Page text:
How well we give and receive feedback can determine the depth we experience in relationships, the impact we build in our careers, how quickly we bounce back from failure, and how sharply we chisel our skill sets.
Whether you’re working independently or in a team, in Corporate America or looking to grow yourself personally, constructive feedback is the quickest way to hone your craft and reach the sights you’ve set for yourself. The more you understand yourself, the more value you can add to other people, which is what coming together is all about!
Feedback goes both ways, and if we are vulnerable enough, often enough, we will find ourselves on both ends of the spectrum of giving and receiving.
Here are a few guidelines to follow when getting started to help navigate these waters that tend to make most people uncomfortable:
In my time training young professionals in this area, I noticed that one of the greatest struggles new leaders have is giving digestible, constructive feedback that is also encouraging. It’s important to eliminate bad habits and build great ones in a way that inflates the confidence of the one we’re guiding. The best way to do this is a build-break-build. In college I had a boss who loved feedback, but didn’t quite know how to communicate it properly. She had high standards, but didn’t set specific expectations that inspired her team to do a great job for her. This is when I learned that if you want leaders that take ownership in your mission, build-break-builds are crucial.
Your first build should be genuine and specific. Your break should be honest. And your last build should communicate what the result will be after the feedback is applied. Here’s an example: Rather than saying, “You’re doing awesome, but you didn’t clear the table fast enough,” get specific. “Emily, great job talking to that customer about our mission when they asked about us. Moving forward, make sure to clear their table while you’re talking to leave them with a clean space and to maximize your time.”
Though it might seem like you’re holding someone’s hand, they won’t see your feedback genuinely if you haven’t already established a relationship.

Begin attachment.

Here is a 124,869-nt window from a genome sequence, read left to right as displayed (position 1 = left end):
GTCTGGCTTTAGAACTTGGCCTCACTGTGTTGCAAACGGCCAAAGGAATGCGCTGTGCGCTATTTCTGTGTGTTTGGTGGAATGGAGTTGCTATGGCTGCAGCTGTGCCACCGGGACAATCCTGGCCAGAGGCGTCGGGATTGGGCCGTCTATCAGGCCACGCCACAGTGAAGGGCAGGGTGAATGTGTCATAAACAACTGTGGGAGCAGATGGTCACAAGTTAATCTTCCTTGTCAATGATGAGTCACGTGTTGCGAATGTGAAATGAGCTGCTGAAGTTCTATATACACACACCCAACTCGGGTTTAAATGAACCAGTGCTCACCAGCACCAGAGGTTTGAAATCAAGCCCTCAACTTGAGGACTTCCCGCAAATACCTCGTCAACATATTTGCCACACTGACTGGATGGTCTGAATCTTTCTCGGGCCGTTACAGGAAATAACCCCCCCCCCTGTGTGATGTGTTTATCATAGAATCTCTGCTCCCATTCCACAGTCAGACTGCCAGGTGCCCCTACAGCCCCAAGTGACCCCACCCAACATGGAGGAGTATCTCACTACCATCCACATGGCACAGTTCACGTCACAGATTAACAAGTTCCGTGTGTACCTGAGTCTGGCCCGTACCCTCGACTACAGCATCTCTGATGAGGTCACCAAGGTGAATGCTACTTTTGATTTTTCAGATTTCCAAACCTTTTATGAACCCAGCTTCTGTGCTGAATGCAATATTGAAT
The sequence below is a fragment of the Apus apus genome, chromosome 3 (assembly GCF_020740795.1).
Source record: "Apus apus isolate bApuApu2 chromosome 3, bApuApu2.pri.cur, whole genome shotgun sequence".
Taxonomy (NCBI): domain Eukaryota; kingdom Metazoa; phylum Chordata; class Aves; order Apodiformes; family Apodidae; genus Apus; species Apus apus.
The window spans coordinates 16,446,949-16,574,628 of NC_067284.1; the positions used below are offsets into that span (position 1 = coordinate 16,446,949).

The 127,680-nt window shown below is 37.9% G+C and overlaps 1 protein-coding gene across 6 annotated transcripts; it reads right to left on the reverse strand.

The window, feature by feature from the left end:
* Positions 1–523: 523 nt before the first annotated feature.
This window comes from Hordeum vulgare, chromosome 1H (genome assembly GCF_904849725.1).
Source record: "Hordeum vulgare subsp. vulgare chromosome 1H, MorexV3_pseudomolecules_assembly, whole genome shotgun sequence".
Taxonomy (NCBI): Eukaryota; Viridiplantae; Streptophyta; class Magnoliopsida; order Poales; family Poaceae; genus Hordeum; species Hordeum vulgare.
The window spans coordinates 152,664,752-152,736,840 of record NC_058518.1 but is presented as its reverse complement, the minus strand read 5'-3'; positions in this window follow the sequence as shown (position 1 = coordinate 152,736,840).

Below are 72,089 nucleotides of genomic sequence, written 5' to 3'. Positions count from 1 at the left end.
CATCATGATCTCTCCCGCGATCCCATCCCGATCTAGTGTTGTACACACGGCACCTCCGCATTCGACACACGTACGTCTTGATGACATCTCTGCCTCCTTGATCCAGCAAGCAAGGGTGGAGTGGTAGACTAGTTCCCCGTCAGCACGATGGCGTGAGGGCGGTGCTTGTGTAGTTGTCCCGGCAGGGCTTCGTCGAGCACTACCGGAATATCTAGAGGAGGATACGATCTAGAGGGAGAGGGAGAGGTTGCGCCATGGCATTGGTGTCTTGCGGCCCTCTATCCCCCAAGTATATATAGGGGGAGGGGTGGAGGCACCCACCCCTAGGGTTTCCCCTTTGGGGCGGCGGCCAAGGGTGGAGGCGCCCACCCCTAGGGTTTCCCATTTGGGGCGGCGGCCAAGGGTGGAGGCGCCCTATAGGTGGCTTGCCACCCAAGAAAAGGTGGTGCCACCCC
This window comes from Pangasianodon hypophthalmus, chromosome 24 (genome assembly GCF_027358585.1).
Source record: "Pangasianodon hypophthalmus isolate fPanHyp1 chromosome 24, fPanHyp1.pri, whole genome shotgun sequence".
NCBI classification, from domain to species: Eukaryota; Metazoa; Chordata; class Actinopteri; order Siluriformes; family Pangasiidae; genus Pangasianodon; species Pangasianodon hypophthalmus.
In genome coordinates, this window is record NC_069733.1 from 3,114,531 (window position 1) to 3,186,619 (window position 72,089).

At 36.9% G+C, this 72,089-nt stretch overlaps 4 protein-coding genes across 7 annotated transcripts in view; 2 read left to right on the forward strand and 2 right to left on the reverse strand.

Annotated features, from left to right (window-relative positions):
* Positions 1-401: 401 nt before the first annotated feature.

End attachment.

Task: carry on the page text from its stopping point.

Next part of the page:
In order to create the result you want, you have to set the expectation specific tools to get there. People don’t care what you know until they know you care. A build-break-build model is the best way to combine expectations and tools with a relationship.
Have you ever gone into a review with your boss and she/he tells you 47 things you do really well, but you get so hung up on the _one opportunity for growth they mention that it drowns out all the areas they said you’re crushing it? If so, you’re not alone. A big piece of building my first business in the early days was recruiting. I was pretty terrible at first, but hungry to improve. I would put my phone in my pocket and my mentor would listen to each interview to critique me.
He ripped my first interview he listened to apart. A series of criticisms came out of his mouth so effortlessly you would have thought he was reading from a book about what not to do while conducting an interview. My tone was wrong, my verbiage messy, the depiction of the position unclear, and I’m sure if he would have seen my body language he would have had 35 more things to point out. As a fresh, new businessperson, I was devastated. I felt like I would never get better. But then he taught me about the 48-Hour Rule .
The 48-Hour Rule means you sit with feedback and live as if it’s true for 48 hours. This is typically enough time to let the emotions settle and digest the feedback in a rational way. Ask yourself, what is the relationship between this person and I? Is this a mentor who cares about me? A close friend who is looking out for me? If roles were reversed, would I see things in the same way without the emotion attached?
When I digested his feedback through these lenses, I was able to see that my sensitivities and insecurities were getting in my own way of growth.
Most people focus on the negative when they don’t actively seek out ways to improve themselves. Those who actively seek feedback learn that perfection is not the goal, growth is! When you fully grasp this concept, it becomes a means for you to accomplish your goals rather than the reason you still feel far away from them.
Feedback makes you a stronger leader, better friend, more skillful professional, all around better version of yourself, and is a sure indicator that someone sees you fit to invest in. You will grow in giving feedback when you first learn how to receive it. Ditch the comfort zone, throw away perfection, and get your growth on, girl!